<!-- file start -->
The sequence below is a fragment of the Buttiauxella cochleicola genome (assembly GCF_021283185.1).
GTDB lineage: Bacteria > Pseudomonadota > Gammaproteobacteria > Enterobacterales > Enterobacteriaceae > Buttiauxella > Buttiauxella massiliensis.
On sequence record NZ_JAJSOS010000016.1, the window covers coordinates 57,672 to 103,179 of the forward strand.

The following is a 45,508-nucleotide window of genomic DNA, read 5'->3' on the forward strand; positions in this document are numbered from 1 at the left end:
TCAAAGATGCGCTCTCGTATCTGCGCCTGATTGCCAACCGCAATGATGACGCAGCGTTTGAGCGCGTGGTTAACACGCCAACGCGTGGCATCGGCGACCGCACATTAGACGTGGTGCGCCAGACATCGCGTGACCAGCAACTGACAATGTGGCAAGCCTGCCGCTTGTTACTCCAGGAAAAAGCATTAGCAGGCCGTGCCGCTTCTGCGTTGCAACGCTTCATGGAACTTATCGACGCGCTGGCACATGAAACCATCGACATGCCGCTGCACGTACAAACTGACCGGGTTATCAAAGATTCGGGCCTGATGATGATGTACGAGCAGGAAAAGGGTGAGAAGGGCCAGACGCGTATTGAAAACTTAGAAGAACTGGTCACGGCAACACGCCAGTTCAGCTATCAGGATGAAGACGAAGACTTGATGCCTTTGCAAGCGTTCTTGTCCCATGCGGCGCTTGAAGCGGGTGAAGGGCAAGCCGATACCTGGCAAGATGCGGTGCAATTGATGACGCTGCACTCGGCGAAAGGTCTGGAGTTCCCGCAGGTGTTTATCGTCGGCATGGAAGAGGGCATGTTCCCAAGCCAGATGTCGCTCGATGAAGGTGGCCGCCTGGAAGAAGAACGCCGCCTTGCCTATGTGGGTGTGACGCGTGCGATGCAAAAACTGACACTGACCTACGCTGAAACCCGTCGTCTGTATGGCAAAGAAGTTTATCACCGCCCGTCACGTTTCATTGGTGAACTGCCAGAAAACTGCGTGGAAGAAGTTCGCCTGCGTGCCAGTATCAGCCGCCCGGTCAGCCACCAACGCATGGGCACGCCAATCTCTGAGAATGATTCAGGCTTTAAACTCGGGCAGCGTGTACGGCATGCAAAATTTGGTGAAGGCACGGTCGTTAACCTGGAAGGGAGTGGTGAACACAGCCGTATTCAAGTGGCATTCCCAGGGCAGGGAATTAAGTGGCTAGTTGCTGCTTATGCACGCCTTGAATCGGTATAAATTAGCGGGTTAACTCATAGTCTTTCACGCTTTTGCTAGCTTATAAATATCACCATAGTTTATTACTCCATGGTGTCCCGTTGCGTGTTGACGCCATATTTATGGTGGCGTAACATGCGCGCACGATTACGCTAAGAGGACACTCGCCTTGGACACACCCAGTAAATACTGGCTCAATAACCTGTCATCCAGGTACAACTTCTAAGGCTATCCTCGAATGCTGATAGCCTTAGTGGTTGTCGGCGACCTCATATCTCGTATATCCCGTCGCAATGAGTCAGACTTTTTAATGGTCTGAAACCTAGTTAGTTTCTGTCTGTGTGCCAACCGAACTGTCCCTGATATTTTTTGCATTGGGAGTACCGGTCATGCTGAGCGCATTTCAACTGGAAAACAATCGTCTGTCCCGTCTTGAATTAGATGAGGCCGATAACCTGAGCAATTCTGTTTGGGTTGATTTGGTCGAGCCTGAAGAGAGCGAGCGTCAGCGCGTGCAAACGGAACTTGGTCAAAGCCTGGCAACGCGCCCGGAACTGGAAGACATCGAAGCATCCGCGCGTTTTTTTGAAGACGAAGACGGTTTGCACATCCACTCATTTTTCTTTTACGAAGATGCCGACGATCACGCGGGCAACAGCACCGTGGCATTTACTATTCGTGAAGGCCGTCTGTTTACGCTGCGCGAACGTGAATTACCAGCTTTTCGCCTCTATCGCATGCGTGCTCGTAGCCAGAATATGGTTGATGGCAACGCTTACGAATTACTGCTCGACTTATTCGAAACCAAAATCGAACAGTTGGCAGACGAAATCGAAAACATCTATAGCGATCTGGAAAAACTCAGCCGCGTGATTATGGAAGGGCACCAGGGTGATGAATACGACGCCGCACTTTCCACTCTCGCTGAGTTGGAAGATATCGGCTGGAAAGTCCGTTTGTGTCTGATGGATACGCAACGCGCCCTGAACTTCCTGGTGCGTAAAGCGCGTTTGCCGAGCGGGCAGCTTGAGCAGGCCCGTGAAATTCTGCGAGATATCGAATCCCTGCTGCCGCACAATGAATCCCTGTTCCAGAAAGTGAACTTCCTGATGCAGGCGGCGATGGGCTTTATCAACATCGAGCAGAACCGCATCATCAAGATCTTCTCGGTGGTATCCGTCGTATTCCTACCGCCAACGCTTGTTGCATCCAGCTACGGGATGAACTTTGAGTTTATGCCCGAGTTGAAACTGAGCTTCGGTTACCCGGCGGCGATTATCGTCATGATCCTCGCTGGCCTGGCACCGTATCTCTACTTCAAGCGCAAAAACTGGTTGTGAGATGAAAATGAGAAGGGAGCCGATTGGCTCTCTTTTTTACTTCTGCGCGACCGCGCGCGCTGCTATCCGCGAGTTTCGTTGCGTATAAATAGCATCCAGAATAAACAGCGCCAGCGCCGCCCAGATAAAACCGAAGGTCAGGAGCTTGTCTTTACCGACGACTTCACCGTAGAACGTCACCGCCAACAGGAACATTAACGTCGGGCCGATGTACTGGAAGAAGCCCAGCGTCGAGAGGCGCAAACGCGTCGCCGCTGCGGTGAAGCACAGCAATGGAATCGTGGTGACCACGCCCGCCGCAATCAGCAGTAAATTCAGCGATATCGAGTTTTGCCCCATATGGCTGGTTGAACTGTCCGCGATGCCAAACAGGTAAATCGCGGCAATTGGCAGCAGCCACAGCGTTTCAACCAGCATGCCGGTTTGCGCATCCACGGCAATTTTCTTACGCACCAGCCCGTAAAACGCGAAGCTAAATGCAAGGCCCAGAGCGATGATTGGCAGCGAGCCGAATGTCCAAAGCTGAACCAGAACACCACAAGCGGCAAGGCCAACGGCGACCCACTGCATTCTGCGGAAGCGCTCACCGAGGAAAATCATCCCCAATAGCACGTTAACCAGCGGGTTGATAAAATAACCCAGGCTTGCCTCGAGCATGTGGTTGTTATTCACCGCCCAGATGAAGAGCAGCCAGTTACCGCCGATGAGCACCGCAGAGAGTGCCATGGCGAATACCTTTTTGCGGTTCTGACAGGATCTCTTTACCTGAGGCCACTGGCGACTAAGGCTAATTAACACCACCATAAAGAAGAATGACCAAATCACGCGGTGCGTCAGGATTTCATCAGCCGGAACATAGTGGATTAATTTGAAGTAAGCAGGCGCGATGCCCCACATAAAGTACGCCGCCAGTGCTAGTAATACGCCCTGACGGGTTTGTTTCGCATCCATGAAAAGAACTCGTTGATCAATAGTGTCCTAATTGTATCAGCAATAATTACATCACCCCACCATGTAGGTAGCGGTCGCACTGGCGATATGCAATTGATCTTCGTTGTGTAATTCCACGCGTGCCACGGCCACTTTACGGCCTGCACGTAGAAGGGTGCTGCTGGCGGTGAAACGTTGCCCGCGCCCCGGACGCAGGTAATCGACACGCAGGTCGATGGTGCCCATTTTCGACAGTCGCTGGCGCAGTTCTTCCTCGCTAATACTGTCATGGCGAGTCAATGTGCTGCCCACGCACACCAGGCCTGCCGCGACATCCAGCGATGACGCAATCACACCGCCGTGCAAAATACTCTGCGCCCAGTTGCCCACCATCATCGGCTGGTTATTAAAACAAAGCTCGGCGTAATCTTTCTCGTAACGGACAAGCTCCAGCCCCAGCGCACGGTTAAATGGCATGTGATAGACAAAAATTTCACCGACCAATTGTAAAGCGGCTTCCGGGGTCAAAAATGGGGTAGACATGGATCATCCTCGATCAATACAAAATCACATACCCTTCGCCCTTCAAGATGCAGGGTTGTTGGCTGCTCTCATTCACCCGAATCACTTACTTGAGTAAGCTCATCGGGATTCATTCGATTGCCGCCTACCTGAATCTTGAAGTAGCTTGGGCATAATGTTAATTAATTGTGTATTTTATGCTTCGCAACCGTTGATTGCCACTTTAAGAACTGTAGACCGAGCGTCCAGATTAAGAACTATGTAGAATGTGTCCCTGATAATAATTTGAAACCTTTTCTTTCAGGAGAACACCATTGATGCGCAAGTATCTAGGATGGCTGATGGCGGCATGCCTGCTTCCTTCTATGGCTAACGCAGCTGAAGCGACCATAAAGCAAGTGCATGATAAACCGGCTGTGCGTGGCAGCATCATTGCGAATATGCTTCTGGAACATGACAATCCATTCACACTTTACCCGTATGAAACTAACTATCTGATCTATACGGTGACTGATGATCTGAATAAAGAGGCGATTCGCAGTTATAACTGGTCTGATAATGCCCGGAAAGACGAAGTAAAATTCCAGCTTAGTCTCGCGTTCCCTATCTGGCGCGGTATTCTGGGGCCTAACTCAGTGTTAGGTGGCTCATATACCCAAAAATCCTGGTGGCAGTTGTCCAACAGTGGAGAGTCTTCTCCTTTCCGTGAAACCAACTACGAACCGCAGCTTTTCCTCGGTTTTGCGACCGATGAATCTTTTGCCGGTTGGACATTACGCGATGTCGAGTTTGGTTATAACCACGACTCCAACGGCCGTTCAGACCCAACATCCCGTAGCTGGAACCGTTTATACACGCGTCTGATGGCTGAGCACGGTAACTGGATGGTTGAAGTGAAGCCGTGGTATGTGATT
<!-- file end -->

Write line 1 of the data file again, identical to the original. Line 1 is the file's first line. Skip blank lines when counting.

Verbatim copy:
The sequence below is a fragment of the Buttiauxella cochleicola genome (assembly GCF_021283185.1).